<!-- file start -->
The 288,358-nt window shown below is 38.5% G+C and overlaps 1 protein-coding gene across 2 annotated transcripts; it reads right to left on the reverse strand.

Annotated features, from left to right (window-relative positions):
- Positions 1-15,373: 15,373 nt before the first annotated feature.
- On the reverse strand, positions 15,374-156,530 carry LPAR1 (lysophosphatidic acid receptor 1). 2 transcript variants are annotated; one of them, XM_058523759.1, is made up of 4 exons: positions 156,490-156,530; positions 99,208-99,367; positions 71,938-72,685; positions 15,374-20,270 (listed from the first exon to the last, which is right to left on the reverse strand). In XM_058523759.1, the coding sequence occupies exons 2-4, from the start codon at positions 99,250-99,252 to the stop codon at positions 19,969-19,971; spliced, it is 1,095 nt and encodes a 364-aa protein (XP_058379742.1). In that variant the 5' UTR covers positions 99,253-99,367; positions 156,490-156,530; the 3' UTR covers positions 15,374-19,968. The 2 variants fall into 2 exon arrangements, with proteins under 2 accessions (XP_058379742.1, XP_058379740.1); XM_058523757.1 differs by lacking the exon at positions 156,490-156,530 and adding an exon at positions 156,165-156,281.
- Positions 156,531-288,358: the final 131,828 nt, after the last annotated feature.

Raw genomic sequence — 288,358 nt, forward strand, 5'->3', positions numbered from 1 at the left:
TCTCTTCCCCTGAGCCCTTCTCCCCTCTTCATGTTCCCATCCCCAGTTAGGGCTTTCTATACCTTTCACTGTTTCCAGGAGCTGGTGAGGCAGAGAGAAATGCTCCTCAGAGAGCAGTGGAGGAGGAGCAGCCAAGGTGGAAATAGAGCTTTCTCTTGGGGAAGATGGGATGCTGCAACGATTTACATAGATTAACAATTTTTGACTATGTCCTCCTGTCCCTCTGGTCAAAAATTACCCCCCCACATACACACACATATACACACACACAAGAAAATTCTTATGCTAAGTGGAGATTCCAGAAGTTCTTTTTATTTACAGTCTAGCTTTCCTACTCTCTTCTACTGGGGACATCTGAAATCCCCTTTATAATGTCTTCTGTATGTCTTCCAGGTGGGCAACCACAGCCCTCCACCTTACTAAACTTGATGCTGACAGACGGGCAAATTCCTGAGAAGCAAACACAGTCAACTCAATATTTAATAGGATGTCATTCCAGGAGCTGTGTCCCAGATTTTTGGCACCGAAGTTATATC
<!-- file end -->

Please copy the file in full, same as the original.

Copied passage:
The 288,358-nt window shown below is 38.5% G+C and overlaps 1 protein-coding gene across 2 annotated transcripts; it reads right to left on the reverse strand.

Annotated features, from left to right (window-relative positions):
- Positions 1-15,373: 15,373 nt before the first annotated feature.
- On the reverse strand, positions 15,374-156,530 carry LPAR1 (lysophosphatidic acid receptor 1). 2 transcript variants are annotated; one of them, XM_058523759.1, is made up of 4 exons: positions 156,490-156,530; positions 99,208-99,367; positions 71,938-72,685; positions 15,374-20,270 (listed from the first exon to the last, which is right to left on the reverse strand). In XM_058523759.1, the coding sequence occupies exons 2-4, from the start codon at positions 99,250-99,252 to the stop codon at positions 19,969-19,971; spliced, it is 1,095 nt and encodes a 364-aa protein (XP_058379742.1). In that variant the 5' UTR covers positions 99,253-99,367; positions 156,490-156,530; the 3' UTR covers positions 15,374-19,968. The 2 variants fall into 2 exon arrangements, with proteins under 2 accessions (XP_058379742.1, XP_058379740.1); XM_058523757.1 differs by lacking the exon at positions 156,490-156,530 and adding an exon at positions 156,165-156,281.
- Positions 156,531-288,358: the final 131,828 nt, after the last annotated feature.

Raw genomic sequence — 288,358 nt, forward strand, 5'->3', positions numbered from 1 at the left:
TCTCTTCCCCTGAGCCCTTCTCCCCTCTTCATGTTCCCATCCCCAGTTAGGGCTTTCTATACCTTTCACTGTTTCCAGGAGCTGGTGAGGCAGAGAGAAATGCTCCTCAGAGAGCAGTGGAGGAGGAGCAGCCAAGGTGGAAATAGAGCTTTCTCTTGGGGAAGATGGGATGCTGCAACGATTTACATAGATTAACAATTTTTGACTATGTCCTCCTGTCCCTCTGGTCAAAAATTACCCCCCCACATACACACACATATACACACACACAAGAAAATTCTTATGCTAAGTGGAGATTCCAGAAGTTCTTTTTATTTACAGTCTAGCTTTCCTACTCTCTTCTACTGGGGACATCTGAAATCCCCTTTATAATGTCTTCTGTATGTCTTCCAGGTGGGCAACCACAGCCCTCCACCTTACTAAACTTGATGCTGACAGACGGGCAAATTCCTGAGAAGCAAACACAGTCAACTCAATATTTAATAGGATGTCATTCCAGGAGCTGTGTCCCAGATTTTTGGCACCGAAGTTATATC